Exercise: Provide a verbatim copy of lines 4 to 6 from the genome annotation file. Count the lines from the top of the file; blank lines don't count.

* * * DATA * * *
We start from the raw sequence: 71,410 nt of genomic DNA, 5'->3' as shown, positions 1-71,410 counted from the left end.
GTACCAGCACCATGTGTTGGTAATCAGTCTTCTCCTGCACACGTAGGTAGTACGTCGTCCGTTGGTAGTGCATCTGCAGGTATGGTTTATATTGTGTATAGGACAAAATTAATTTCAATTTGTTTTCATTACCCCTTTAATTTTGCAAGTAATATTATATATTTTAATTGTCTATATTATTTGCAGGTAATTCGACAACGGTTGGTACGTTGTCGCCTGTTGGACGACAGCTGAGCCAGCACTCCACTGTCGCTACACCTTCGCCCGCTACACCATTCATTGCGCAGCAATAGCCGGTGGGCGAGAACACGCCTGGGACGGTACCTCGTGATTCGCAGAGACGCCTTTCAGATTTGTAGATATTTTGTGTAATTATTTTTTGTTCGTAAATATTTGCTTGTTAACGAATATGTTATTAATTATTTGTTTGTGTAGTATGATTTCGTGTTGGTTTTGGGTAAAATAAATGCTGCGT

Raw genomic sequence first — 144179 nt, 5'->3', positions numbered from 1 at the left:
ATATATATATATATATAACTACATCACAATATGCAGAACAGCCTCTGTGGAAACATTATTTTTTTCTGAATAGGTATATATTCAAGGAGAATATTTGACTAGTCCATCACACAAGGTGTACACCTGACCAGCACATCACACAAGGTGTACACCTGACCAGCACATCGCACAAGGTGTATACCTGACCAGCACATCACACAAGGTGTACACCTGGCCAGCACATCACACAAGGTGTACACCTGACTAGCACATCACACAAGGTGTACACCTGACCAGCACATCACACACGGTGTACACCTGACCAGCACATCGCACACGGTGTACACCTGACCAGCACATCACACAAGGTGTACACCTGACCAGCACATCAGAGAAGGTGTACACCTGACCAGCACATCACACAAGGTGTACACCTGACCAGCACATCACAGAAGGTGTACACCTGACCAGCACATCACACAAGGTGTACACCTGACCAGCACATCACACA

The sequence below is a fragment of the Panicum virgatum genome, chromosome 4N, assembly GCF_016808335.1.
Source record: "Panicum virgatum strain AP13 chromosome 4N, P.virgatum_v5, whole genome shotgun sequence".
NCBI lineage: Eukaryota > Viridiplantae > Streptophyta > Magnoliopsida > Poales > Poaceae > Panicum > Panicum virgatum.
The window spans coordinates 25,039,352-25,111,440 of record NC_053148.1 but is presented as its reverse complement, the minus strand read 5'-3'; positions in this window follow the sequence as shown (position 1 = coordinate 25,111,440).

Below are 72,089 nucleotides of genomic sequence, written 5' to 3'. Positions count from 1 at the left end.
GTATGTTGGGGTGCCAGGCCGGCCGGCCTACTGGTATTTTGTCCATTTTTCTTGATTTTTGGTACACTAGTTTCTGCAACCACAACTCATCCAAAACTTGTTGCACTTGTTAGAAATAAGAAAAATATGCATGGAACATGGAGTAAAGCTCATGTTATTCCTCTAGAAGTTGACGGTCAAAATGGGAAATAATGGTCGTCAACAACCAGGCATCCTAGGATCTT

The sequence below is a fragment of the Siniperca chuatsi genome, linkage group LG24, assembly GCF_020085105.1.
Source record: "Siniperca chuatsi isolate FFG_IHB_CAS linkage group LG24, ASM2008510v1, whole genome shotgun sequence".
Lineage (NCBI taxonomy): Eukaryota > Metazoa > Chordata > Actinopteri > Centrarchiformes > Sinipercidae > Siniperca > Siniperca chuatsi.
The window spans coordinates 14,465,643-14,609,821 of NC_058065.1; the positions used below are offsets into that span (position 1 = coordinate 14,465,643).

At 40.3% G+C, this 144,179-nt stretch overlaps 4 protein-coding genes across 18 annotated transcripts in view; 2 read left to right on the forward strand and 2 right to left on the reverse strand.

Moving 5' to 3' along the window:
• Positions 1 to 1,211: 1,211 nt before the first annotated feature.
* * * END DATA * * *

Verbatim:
ATATATATATATATATAACTACATCACAATATGCAGAACAGCCTCTGTGGAAACATTATTTTTTTCTGAATAGGTATATATTCAAGGAGAATATTTGACTAGTCCATCACACAAGGTGTACACCTGACCAGCACATCACACAAGGTGTACACCTGACCAGCACATCGCACAAGGTGTATACCTGACCAGCACATCACACAAGGTGTACACCTGGCCAGCACATCACACAAGGTGTACACCTGACTAGCACATCACACAAGGTGTACACCTGACCAGCACATCACACACGGTGTACACCTGACCAGCACATCGCACACGGTGTACACCTGACCAGCACATCACACAAGGTGTACACCTGACCAGCACATCAGAGAAGGTGTACACCTGACCAGCACATCACACAAGGTGTACACCTGACCAGCACATCACAGAAGGTGTACACCTGACCAGCACATCACACAAGGTGTACACCTGACCAGCACATCACACA

The sequence below is a fragment of the Panicum virgatum genome, chromosome 4N, assembly GCF_016808335.1.
Source record: "Panicum virgatum strain AP13 chromosome 4N, P.virgatum_v5, whole genome shotgun sequence".